The trouble was that anyone bringing younger family members was going to get turned away at the box office. Fox submitted the film with a request for a PG rating, but examiners – then led by notoriously strict BBFC Director James Ferman – weren’t happy to grant that certificate with the level of sexual references in the film. They gave the film a 12 certificate instead.
Passed at PG-13 with an advisory notice that the film features “some sexual references” in the States, the film features a scene where Daniel goes out as Mrs Doubtfire with his ex, Miranda, (Sally Field) and her new boyfriend, Stu, (Pierce Brosnan). Following Mrs Doubtfire’s line, “A fella gives a gift like that, he wants more than a piece of her heart, eh?”, Williams launches into an improvised torrent of innuendo and sexual references about Miranda that, in the eyes of the BBFC examiners, put the film squarely into 12 territory.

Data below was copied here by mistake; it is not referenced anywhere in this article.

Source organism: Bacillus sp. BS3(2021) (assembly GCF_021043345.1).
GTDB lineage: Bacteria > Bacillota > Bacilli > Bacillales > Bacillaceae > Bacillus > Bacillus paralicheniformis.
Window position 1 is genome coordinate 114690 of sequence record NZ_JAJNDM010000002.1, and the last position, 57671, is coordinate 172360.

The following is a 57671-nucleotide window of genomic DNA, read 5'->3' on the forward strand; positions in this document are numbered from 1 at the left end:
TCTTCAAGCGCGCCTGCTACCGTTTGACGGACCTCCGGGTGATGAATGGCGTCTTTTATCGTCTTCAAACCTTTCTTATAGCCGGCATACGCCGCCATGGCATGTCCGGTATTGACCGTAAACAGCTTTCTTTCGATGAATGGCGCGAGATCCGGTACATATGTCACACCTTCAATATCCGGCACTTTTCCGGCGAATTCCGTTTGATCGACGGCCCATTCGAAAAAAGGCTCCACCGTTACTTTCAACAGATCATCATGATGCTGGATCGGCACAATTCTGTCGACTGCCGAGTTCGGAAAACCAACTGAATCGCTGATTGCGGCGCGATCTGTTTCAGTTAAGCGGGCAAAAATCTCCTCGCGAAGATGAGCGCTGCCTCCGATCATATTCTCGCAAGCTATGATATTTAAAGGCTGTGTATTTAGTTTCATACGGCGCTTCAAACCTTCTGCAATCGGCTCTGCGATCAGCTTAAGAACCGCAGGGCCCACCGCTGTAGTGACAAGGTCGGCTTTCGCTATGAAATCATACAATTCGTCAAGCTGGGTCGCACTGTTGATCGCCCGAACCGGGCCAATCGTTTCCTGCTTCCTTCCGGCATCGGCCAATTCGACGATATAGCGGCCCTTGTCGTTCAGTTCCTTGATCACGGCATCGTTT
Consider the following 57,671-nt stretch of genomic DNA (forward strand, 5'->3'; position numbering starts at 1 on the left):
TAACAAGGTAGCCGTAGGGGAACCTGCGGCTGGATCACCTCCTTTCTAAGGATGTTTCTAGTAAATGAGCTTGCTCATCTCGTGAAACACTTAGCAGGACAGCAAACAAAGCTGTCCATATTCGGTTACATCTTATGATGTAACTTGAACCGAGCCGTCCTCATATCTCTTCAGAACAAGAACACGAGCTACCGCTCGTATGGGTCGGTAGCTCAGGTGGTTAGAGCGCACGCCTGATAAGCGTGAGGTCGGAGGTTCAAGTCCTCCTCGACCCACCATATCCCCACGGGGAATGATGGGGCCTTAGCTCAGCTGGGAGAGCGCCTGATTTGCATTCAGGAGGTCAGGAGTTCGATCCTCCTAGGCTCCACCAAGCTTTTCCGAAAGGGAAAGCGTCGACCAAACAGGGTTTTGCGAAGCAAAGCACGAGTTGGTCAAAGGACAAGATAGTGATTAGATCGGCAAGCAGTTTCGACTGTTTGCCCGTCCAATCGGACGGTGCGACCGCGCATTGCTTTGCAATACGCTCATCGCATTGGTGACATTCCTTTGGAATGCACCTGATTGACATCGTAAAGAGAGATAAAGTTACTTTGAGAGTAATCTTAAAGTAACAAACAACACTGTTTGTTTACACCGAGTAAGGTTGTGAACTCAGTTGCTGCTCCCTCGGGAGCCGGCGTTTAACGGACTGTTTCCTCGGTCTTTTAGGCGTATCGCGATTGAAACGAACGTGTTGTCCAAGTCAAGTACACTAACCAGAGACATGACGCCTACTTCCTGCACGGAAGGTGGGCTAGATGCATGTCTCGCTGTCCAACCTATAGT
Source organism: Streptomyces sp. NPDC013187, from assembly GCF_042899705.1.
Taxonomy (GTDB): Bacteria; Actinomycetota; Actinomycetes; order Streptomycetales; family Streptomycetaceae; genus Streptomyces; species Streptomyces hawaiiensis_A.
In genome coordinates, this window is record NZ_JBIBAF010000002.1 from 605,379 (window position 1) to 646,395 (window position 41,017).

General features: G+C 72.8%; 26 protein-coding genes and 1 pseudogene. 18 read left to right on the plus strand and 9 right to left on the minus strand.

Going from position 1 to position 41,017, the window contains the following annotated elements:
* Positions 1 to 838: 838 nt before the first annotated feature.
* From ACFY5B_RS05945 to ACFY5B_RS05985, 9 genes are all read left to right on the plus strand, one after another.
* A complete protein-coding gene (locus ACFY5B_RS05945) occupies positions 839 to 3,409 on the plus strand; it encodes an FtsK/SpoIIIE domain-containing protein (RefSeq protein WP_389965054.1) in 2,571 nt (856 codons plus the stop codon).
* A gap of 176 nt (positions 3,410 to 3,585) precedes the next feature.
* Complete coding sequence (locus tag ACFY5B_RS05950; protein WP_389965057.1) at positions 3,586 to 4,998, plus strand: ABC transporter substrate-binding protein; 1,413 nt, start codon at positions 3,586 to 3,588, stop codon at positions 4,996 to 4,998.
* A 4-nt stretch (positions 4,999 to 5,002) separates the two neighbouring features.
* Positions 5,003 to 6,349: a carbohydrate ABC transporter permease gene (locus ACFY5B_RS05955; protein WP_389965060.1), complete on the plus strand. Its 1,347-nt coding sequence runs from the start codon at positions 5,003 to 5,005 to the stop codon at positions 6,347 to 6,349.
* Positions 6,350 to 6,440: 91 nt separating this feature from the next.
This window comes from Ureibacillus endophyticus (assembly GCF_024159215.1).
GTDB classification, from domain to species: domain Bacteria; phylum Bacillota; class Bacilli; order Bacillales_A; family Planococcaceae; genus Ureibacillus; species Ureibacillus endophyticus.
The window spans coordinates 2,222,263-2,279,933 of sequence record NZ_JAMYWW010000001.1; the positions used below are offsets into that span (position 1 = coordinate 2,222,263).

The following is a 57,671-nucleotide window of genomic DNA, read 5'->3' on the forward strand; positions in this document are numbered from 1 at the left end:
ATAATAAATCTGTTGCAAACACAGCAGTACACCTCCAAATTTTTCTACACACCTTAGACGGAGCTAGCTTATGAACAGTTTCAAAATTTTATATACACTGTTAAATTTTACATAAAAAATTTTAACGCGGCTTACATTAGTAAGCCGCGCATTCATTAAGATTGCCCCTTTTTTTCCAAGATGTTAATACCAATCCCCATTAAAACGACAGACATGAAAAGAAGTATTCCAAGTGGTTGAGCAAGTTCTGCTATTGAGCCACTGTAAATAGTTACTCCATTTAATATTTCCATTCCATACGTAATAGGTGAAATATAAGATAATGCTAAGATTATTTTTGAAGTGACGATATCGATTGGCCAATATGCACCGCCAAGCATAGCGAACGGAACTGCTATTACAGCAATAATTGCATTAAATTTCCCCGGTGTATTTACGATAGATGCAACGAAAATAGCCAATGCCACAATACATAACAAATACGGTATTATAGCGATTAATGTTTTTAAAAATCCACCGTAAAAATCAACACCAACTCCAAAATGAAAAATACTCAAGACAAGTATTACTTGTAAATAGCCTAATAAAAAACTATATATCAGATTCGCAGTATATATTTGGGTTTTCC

Fox appealed the decision before the film’s release and, as standard, the BBFC provided notes on how to achieve the desired rating. According to a subsequent press release, Ferman zeroed in on three lines that were unacceptable at the PG level, including references to sex toys, (“it’s her personal jackhammer”) oral sex, (“a going-down payment”) and STDs (“I hope you bring the cocktail sauce; she’s got crabs”), that would have to be cut to avoid a 12 certificate.
It’s worth noting that Brosnan, who’s on the receiving end of this tirade, made his debut as James Bond a year later and there’s more innuendo in this short scene than in his four films put together. A version of one of the lines, about “cunning linguistics”, made its way into his second 007 outing, Tomorrow Never Dies – it’s unknown if the idea came from Mrs Doubtfire, but the Bond film played for and got its 12 certificate in 1997.